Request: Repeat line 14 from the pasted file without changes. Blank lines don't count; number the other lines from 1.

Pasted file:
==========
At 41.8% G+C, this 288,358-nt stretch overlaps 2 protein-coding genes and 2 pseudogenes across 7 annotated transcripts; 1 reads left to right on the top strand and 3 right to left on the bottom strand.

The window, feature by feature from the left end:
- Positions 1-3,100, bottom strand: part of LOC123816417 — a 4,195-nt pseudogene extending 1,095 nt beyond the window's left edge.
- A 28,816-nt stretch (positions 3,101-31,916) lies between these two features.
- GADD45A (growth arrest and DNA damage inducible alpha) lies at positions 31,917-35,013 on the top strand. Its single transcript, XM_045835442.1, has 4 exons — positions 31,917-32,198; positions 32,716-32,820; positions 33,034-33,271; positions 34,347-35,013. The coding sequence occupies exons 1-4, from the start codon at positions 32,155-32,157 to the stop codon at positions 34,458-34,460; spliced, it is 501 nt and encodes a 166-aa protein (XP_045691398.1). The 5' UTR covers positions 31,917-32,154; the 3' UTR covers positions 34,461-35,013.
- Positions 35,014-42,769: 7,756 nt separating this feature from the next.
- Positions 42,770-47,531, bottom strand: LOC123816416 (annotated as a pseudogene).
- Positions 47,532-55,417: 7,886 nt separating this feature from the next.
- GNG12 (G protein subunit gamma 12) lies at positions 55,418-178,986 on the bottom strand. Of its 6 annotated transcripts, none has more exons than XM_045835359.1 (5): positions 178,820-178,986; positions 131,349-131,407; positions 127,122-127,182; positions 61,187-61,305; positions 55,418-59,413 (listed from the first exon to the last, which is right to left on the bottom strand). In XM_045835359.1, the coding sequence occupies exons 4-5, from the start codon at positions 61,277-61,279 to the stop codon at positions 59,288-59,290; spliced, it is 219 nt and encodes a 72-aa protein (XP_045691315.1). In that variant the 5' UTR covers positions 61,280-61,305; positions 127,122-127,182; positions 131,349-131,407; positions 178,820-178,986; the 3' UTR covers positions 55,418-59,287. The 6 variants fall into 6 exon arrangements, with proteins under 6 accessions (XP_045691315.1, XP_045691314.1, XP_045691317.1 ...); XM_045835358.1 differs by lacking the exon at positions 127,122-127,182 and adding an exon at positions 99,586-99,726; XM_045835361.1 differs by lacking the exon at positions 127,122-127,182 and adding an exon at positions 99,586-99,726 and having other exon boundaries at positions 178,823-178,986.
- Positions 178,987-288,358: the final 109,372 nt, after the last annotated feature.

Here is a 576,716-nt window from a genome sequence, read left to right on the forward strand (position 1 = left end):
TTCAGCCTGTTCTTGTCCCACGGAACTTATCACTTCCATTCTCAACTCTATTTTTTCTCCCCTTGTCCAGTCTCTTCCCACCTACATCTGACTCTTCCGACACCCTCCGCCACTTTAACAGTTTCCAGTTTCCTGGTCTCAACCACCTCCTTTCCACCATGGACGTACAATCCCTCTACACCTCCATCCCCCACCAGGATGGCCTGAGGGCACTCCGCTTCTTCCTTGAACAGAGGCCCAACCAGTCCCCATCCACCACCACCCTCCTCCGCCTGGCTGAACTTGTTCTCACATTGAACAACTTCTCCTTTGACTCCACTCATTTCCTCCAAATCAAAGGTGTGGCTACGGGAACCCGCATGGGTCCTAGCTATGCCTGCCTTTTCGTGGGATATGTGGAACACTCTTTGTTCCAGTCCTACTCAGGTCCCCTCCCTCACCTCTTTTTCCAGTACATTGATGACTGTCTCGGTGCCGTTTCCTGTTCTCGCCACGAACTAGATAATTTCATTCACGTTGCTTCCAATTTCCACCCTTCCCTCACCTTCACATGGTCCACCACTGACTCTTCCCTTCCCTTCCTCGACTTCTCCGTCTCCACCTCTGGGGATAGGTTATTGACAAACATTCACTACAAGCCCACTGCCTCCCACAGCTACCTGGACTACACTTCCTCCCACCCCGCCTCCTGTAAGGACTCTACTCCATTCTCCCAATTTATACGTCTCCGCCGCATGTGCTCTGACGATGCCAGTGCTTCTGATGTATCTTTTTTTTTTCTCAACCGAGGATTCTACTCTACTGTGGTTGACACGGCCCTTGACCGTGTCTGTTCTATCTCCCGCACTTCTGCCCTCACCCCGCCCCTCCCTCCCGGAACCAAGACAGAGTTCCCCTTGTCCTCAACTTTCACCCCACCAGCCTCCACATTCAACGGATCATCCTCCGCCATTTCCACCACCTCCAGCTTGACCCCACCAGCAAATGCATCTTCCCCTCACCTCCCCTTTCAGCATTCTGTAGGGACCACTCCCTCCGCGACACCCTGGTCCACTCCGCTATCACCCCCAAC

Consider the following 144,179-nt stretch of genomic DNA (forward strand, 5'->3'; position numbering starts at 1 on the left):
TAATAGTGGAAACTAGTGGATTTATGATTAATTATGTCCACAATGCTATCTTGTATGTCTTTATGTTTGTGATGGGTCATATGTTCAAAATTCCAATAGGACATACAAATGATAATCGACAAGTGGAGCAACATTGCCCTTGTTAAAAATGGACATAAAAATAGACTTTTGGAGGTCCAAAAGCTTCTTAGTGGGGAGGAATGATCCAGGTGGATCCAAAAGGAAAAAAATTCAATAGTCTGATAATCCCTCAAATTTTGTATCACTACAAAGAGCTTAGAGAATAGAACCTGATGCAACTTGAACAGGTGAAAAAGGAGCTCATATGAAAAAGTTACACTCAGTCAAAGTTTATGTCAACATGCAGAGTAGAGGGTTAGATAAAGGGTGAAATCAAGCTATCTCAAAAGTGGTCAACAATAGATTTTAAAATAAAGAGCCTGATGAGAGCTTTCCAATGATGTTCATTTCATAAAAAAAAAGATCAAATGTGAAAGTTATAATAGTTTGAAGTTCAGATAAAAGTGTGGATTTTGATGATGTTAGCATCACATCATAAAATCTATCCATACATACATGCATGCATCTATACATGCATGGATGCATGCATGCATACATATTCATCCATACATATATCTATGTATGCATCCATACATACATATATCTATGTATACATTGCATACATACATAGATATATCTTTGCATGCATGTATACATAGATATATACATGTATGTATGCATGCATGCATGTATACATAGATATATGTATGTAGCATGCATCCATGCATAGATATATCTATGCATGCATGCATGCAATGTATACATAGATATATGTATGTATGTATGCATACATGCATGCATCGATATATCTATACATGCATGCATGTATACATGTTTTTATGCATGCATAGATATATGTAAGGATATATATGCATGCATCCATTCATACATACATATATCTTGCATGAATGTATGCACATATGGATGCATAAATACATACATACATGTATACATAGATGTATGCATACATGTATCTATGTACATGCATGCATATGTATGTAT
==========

TAATAGTGGAAACTAGTGGATTTATGATTAATTATGTCCACAATGCTATCTTGTATGTCTTTATGTTTGTGATGGGTCATATGTTCAAAATTCCAATAGGACATACAAATGATAATCGACAAGTGGAGCAACATTGCCCTTGTTAAAAATGGACATAAAAATAGACTTTTGGAGGTCCAAAAGCTTCTTAGTGGGGAGGAATGATCCAGGTGGATCCAAAAGGAAAAAAATTCAATAGTCTGATAATCCCTCAAATTTTGTATCACTACAAAGAGCTTAGAGAATAGAACCTGATGCAACTTGAACAGGTGAAAAAGGAGCTCATATGAAAAAGTTACACTCAGTCAAAGTTTATGTCAACATGCAGAGTAGAGGGTTAGATAAAGGGTGAAATCAAGCTATCTCAAAAGTGGTCAACAATAGATTTTAAAATAAAGAGCCTGATGAGAGCTTTCCAATGATGTTCATTTCATAAAAAAAAAGATCAAATGTGAAAGTTATAATAGTTTGAAGTTCAGATAAAAGTGTGGATTTTGATGATGTTAGCATCACATCATAAAATCTATCCATACATACATGCATGCATCTATACATGCATGGATGCATGCATGCATACATATTCATCCATACATATATCTATGTATGCATCCATACATACATATATCTATGTATACATTGCATACATACATAGATATATCTTTGCATGCATGTATACATAGATATATACATGTATGTATGCATGCATGCATGTATACATAGATATATGTATGTAGCATGCATCCATGCATAGATATATCTATGCATGCATGCATGCAATGTATACATAGATATATGTATGTATGTATGCATACATGCATGCATCGATATATCTATACATGCATGCATGTATACATGTTTTTATGCATGCATAGATATATGTAAGGATATATATGCATGCATCCATTCATACATACATATATCTTGCATGAATGTATGCACATATGGATGCATAAATACATACATACATGTATACATAGATGTATGCATACATGTATCTATGTACATGCATGCATATGTATGTAT